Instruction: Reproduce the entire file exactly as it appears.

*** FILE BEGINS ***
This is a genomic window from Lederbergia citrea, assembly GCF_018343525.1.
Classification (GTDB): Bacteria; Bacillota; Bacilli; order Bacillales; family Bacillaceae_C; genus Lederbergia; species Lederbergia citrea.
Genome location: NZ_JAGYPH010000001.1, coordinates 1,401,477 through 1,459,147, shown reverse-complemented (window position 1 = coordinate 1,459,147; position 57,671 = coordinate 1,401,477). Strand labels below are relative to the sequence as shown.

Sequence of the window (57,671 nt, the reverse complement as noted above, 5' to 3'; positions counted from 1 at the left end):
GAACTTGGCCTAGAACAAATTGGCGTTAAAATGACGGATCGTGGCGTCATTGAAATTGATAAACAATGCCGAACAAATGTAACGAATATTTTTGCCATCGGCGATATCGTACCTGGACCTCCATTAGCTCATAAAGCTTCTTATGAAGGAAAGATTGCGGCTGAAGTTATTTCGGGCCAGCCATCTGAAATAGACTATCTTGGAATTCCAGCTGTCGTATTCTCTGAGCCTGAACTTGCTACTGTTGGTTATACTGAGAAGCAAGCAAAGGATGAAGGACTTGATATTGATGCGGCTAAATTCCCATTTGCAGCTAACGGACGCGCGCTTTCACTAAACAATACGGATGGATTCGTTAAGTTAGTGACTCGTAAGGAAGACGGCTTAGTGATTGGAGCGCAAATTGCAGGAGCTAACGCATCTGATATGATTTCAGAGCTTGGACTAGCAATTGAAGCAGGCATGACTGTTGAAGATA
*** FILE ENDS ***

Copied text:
This is a genomic window from Lederbergia citrea, assembly GCF_018343525.1.
Classification (GTDB): Bacteria; Bacillota; Bacilli; order Bacillales; family Bacillaceae_C; genus Lederbergia; species Lederbergia citrea.
Genome location: NZ_JAGYPH010000001.1, coordinates 1,401,477 through 1,459,147, shown reverse-complemented (window position 1 = coordinate 1,459,147; position 57,671 = coordinate 1,401,477). Strand labels below are relative to the sequence as shown.

Sequence of the window (57,671 nt, the reverse complement as noted above, 5' to 3'; positions counted from 1 at the left end):
GAACTTGGCCTAGAACAAATTGGCGTTAAAATGACGGATCGTGGCGTCATTGAAATTGATAAACAATGCCGAACAAATGTAACGAATATTTTTGCCATCGGCGATATCGTACCTGGACCTCCATTAGCTCATAAAGCTTCTTATGAAGGAAAGATTGCGGCTGAAGTTATTTCGGGCCAGCCATCTGAAATAGACTATCTTGGAATTCCAGCTGTCGTATTCTCTGAGCCTGAACTTGCTACTGTTGGTTATACTGAGAAGCAAGCAAAGGATGAAGGACTTGATATTGATGCGGCTAAATTCCCATTTGCAGCTAACGGACGCGCGCTTTCACTAAACAATACGGATGGATTCGTTAAGTTAGTGACTCGTAAGGAAGACGGCTTAGTGATTGGAGCGCAAATTGCAGGAGCTAACGCATCTGATATGATTTCAGAGCTTGGACTAGCAATTGAAGCAGGCATGACTGTTGAAGATA